Methanol is an excellent energy carrier, making it ideal for lacing motor fuels up to 15 per cent, which improves combustion and contributes towards reducing the country’s coil imports
The Modi government has put a Rs 40,000 crore bet on new technologies to decarbonise India’s vast reserves of Black Diamond as the world’s second-largest coal consumer continues to draw flak from climate activists and renewables chip away at demand from thermal power stations. In its latest initiative to find cleaner use for coal, state-run behemoth Coal India and its subsidiaries are in the process of setting up five projects to make methanol, or methyl alcohol, from coal using what is commonly known as CTL (coal-to-liquid) technology. Each of these projects is estimated to cost approximately Rs 6,000 crore.
While CTL is the latest technology being deployed, the bid to find cleaner use for coal was launched with a Rs 13,000-crore coal-to-gas, or coal gasification, project in Angul district of Odisha. The gas produced from coal will be used for making urea at the Talcher fertiliser plant in the district. Coal India executives said 3-4 more such projects have been identified.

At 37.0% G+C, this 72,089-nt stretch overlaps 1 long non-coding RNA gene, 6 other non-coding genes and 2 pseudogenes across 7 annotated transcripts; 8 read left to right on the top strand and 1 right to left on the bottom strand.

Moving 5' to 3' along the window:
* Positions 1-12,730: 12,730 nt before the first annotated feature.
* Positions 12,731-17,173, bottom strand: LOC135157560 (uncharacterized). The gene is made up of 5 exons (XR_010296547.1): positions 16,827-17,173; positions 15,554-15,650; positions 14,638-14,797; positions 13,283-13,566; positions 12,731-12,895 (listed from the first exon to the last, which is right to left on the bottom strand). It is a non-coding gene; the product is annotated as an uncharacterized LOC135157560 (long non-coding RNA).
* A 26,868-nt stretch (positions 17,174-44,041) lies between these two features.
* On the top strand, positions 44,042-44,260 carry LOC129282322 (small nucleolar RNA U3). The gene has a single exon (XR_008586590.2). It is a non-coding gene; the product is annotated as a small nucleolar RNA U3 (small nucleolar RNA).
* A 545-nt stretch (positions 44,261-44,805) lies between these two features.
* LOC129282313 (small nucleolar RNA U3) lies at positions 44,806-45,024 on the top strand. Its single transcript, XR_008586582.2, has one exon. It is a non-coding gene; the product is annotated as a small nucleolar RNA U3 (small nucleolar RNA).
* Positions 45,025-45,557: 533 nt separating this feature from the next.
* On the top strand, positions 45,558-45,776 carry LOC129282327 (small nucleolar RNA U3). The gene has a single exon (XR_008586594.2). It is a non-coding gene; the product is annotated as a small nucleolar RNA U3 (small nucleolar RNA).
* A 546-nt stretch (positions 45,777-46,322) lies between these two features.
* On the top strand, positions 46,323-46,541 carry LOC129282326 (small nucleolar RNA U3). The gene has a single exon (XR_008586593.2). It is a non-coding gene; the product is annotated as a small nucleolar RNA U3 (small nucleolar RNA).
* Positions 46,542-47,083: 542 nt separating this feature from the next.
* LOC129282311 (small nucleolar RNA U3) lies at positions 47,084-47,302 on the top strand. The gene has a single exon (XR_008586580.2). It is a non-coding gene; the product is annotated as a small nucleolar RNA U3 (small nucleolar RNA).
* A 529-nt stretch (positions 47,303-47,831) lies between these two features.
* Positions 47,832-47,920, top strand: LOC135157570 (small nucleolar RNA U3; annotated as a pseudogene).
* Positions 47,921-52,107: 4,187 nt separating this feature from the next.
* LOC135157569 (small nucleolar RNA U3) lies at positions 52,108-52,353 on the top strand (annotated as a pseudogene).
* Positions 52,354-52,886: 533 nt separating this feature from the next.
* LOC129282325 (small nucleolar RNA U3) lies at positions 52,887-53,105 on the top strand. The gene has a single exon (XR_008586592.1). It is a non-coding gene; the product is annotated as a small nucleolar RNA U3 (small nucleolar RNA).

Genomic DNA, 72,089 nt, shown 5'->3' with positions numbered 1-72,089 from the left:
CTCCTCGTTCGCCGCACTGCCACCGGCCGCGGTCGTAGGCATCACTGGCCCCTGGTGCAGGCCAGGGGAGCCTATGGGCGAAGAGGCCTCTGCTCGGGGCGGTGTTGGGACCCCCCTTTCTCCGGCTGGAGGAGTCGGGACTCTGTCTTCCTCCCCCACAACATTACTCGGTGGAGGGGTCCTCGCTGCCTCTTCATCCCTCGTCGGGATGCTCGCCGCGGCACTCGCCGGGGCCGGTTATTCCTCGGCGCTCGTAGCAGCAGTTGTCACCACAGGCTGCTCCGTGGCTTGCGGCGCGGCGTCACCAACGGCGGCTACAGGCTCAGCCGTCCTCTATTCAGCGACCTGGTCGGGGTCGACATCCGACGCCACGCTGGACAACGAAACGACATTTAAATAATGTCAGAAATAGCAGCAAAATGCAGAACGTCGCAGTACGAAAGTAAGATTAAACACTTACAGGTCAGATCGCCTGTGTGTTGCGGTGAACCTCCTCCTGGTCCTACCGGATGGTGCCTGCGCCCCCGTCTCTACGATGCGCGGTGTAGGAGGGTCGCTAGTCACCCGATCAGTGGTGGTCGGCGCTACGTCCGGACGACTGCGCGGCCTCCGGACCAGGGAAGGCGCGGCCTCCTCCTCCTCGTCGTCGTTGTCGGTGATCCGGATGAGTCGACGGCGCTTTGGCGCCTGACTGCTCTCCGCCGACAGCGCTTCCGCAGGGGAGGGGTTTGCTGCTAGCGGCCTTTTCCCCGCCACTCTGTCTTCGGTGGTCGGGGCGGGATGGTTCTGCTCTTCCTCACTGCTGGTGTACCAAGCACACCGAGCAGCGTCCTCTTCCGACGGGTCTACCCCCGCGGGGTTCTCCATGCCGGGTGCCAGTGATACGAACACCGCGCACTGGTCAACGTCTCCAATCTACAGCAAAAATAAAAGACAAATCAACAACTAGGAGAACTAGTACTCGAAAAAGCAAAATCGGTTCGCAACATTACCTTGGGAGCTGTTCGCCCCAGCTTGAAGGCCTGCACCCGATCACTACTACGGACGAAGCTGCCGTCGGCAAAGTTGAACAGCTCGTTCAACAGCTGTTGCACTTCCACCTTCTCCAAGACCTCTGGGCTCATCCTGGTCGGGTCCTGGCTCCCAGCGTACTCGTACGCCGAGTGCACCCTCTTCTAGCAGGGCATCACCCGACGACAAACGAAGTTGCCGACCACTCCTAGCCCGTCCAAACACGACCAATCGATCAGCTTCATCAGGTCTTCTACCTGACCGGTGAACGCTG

“Coal India has already invited bids for the first project at Dankuni coal complex in West Bengal. PDIL (Projects & Development India Ltd) is conducting the pre-feasibility study for four others. We expect the reports to be ready by January-end,” a top coal ministry official told TOI.
Methanol is an excellent energy carrier, making it ideal for lacing motor fuels up to 15 per cent, which improves combustion and contributes towards reducing the country’s coil imports. Methanol also has wide industrial applications and is the building block for a range of everyday products — from plastics to synthetic yarns for making textiles.
Bengal will have the second coal-to-methanol plant at Sonapur near Asansol. The others will be set up in Chhattisgarh, Maharashtra and Jharkhand. Eastern Coalfields will supply coal for the Asansol project, South Eastern Coalfields the Chhattisgarh plant and Central Coalfields the Jharkhand plant. These projects will consume almost 7.5 million tonne per annum of coal, the official said.
The projects will be implemented through the BOO (build, own, operate) model and the operator would fund, own and lease the plant as well as store the product. CIL and its subsidiaries will provide land, power and water.